ServerAliveInterval 240
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    @user271996, why should one restart a daemon for a client-side setting? – maxschlepzig Jun 2 '15 at 15:40
  • The config must only be user-writable. readability is not a concern. Using 600 as your permission level is fine since that is only user-writable. – jbruni Sep 4 '18 at 17:31
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    just in case it's not obvious this config file is on your PC/linux box – zzapper Oct 23 '18 at 15:00
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    I always get confused about the config name: the client uses ServerAliveInterval while the server uses ClientAliveInterval . What a mess. – youkaichao Feb 11 '19 at 13:42
  • @youkaichao There is often this confusion. As an API designer, there are reasons that I might put it in both ways. Ultimately, what's most critical, is good documentation of the chosen standard. – Cameron Tacklind Oct 17 '19 at 1:33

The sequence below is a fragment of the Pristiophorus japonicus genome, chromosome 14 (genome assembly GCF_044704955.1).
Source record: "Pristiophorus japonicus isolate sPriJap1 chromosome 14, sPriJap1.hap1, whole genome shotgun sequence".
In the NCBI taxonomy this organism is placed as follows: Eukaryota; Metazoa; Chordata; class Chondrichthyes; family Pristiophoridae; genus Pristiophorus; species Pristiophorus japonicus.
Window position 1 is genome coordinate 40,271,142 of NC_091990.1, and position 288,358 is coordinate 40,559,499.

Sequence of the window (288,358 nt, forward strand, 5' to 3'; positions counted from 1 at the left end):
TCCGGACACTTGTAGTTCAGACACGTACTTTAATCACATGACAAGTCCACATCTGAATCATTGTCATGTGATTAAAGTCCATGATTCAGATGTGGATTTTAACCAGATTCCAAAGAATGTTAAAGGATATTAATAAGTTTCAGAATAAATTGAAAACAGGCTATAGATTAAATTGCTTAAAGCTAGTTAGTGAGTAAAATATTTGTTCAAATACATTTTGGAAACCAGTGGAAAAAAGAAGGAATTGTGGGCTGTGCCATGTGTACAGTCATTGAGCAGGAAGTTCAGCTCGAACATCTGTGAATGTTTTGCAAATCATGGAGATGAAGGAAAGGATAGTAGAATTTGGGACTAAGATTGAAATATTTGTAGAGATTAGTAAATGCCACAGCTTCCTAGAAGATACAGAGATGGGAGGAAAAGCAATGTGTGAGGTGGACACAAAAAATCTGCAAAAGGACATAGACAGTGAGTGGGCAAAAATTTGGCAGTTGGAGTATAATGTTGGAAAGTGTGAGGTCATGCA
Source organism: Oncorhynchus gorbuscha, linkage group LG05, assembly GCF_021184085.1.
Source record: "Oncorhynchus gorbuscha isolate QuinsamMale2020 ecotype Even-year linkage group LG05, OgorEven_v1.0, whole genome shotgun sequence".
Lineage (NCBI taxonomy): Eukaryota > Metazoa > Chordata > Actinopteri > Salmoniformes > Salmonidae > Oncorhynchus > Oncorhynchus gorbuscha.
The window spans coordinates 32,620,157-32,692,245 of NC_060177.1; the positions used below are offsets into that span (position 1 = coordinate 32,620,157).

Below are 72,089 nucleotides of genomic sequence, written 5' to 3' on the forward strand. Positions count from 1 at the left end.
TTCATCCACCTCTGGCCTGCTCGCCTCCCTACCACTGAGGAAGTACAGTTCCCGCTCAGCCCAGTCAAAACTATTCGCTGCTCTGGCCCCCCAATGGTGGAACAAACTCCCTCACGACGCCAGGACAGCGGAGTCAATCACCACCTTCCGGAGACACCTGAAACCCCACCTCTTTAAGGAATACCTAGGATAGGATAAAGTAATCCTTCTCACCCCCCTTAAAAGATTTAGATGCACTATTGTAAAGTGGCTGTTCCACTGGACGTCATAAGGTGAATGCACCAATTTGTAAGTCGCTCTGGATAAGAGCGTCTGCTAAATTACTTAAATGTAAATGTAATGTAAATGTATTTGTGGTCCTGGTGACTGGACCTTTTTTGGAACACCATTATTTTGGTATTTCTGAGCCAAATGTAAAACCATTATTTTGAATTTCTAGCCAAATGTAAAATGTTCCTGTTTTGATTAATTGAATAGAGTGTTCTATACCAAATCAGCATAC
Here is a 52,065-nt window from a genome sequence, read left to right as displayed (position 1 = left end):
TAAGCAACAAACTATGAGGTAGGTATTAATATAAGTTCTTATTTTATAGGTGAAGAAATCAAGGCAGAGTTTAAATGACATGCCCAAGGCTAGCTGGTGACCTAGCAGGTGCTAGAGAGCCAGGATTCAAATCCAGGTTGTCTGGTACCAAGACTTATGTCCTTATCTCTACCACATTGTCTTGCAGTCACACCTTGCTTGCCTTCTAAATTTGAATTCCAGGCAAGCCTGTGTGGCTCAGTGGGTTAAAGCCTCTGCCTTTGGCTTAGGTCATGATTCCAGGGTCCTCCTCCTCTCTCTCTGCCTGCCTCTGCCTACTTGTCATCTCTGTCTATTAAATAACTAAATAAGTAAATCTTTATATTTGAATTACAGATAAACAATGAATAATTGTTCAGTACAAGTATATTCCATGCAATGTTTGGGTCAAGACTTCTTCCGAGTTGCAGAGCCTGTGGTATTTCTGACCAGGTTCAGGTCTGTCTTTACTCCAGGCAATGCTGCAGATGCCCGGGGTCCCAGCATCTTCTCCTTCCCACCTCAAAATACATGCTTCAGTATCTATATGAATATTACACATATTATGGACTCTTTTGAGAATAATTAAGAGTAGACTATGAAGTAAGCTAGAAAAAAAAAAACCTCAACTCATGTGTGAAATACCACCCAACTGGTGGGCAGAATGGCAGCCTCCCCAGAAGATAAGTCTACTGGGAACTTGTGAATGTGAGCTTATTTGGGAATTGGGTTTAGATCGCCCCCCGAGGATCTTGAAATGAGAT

I wanted a one-time solution:

ssh -o ServerAliveInterval=60 myname@myhost.com

Stored it in an alias:

alias sshprod='ssh -v -o ServerAliveInterval=60 myname@myhost.com'

Now can connect like this:

me@MyMachine:~$ sshprod
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    That's cool, but not exactly a "one-time solution". If you're going to connect to the server more than once, why not do Host * & ServerAliveInterval 240 (or specify the hostname, if you only want it for myname@myhost.com as in rockymonkey555's answer? Setting an alias doesn't seem easier in any way. – Lambart Jul 16 '15 at 1:00
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    Or, just create an alias in your ~/.bashrc: alias ssh='ssh -o ServerAliveInterval=60' – Jabba Mar 17 '16 at 5:34
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    He means "one time" as in "it only works one time", not "I only have to write it one time". – Jonathan Hartley Nov 30 '17 at 22:12
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    Yes, if you read "one time" as "single use", this does the job perfectly. – philraj Aug 21 '19 at 19:45